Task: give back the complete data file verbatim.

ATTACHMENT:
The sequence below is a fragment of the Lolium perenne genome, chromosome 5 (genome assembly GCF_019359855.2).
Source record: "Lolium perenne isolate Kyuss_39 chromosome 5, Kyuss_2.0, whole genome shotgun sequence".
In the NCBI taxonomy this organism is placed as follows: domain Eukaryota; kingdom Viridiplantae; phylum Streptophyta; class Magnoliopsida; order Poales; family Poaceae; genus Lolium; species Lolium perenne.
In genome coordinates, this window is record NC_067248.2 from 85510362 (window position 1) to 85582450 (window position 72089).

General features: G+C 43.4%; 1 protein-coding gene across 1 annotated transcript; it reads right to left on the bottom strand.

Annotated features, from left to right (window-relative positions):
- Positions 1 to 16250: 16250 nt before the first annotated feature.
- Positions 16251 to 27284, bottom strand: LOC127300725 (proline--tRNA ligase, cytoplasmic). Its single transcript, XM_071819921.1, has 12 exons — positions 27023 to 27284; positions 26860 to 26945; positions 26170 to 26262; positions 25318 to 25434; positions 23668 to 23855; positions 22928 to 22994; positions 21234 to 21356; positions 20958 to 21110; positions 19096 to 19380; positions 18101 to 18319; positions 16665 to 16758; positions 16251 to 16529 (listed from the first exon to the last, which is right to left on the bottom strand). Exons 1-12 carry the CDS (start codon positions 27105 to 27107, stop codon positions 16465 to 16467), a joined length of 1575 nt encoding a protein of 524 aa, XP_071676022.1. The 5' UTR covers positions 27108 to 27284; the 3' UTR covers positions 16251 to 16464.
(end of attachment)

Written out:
The sequence below is a fragment of the Lolium perenne genome, chromosome 5 (genome assembly GCF_019359855.2).
Source record: "Lolium perenne isolate Kyuss_39 chromosome 5, Kyuss_2.0, whole genome shotgun sequence".
In the NCBI taxonomy this organism is placed as follows: domain Eukaryota; kingdom Viridiplantae; phylum Streptophyta; class Magnoliopsida; order Poales; family Poaceae; genus Lolium; species Lolium perenne.
In genome coordinates, this window is record NC_067248.2 from 85510362 (window position 1) to 85582450 (window position 72089).

General features: G+C 43.4%; 1 protein-coding gene across 1 annotated transcript; it reads right to left on the bottom strand.

Annotated features, from left to right (window-relative positions):
- Positions 1 to 16250: 16250 nt before the first annotated feature.
- Positions 16251 to 27284, bottom strand: LOC127300725 (proline--tRNA ligase, cytoplasmic). Its single transcript, XM_071819921.1, has 12 exons — positions 27023 to 27284; positions 26860 to 26945; positions 26170 to 26262; positions 25318 to 25434; positions 23668 to 23855; positions 22928 to 22994; positions 21234 to 21356; positions 20958 to 21110; positions 19096 to 19380; positions 18101 to 18319; positions 16665 to 16758; positions 16251 to 16529 (listed from the first exon to the last, which is right to left on the bottom strand). Exons 1-12 carry the CDS (start codon positions 27105 to 27107, stop codon positions 16465 to 16467), a joined length of 1575 nt encoding a protein of 524 aa, XP_071676022.1. The 5' UTR covers positions 27108 to 27284; the 3' UTR covers positions 16251 to 16464.